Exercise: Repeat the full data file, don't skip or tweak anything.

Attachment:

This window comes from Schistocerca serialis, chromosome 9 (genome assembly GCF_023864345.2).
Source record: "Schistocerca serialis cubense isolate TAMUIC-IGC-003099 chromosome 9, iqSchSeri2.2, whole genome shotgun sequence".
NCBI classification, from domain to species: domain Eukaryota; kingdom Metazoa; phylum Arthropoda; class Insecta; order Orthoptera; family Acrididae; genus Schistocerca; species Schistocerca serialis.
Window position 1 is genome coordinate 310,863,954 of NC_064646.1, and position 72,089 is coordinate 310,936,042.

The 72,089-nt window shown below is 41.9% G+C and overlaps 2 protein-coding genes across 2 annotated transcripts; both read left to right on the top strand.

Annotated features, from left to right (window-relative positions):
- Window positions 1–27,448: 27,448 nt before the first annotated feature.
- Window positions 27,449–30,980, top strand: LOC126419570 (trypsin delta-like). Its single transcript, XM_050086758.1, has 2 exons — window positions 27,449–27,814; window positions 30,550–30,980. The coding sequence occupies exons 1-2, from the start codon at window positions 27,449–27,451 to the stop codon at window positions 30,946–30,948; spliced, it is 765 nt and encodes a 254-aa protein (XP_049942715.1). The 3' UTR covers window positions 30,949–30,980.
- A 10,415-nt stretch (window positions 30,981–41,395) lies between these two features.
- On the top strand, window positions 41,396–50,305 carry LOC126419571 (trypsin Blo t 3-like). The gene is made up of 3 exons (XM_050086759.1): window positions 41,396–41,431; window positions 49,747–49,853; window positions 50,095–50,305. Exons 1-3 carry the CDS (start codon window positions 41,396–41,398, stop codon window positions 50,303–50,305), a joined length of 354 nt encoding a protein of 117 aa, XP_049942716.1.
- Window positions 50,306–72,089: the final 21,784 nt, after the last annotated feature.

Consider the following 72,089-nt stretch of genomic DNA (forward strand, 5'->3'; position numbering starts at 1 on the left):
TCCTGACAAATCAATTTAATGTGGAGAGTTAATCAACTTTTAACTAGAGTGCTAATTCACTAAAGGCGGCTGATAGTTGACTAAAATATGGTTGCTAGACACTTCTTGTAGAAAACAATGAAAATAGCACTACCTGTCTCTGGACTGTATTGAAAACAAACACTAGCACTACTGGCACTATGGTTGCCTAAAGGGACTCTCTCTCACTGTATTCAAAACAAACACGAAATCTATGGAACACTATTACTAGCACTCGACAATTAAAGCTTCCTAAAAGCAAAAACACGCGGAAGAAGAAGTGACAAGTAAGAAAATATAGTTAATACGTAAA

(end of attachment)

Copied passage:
This window comes from Schistocerca serialis, chromosome 9 (genome assembly GCF_023864345.2).
Source record: "Schistocerca serialis cubense isolate TAMUIC-IGC-003099 chromosome 9, iqSchSeri2.2, whole genome shotgun sequence".
NCBI classification, from domain to species: domain Eukaryota; kingdom Metazoa; phylum Arthropoda; class Insecta; order Orthoptera; family Acrididae; genus Schistocerca; species Schistocerca serialis.
Window position 1 is genome coordinate 310,863,954 of NC_064646.1, and position 72,089 is coordinate 310,936,042.

The 72,089-nt window shown below is 41.9% G+C and overlaps 2 protein-coding genes across 2 annotated transcripts; both read left to right on the top strand.

Annotated features, from left to right (window-relative positions):
- Window positions 1–27,448: 27,448 nt before the first annotated feature.
- Window positions 27,449–30,980, top strand: LOC126419570 (trypsin delta-like). Its single transcript, XM_050086758.1, has 2 exons — window positions 27,449–27,814; window positions 30,550–30,980. The coding sequence occupies exons 1-2, from the start codon at window positions 27,449–27,451 to the stop codon at window positions 30,946–30,948; spliced, it is 765 nt and encodes a 254-aa protein (XP_049942715.1). The 3' UTR covers window positions 30,949–30,980.
- A 10,415-nt stretch (window positions 30,981–41,395) lies between these two features.
- On the top strand, window positions 41,396–50,305 carry LOC126419571 (trypsin Blo t 3-like). The gene is made up of 3 exons (XM_050086759.1): window positions 41,396–41,431; window positions 49,747–49,853; window positions 50,095–50,305. Exons 1-3 carry the CDS (start codon window positions 41,396–41,398, stop codon window positions 50,303–50,305), a joined length of 354 nt encoding a protein of 117 aa, XP_049942716.1.
- Window positions 50,306–72,089: the final 21,784 nt, after the last annotated feature.

Consider the following 72,089-nt stretch of genomic DNA (forward strand, 5'->3'; position numbering starts at 1 on the left):
TCCTGACAAATCAATTTAATGTGGAGAGTTAATCAACTTTTAACTAGAGTGCTAATTCACTAAAGGCGGCTGATAGTTGACTAAAATATGGTTGCTAGACACTTCTTGTAGAAAACAATGAAAATAGCACTACCTGTCTCTGGACTGTATTGAAAACAAACACTAGCACTACTGGCACTATGGTTGCCTAAAGGGACTCTCTCTCACTGTATTCAAAACAAACACGAAATCTATGGAACACTATTACTAGCACTCGACAATTAAAGCTTCCTAAAAGCAAAAACACGCGGAAGAAGAAGTGACAAGTAAGAAAATATAGTTAATACGTAAA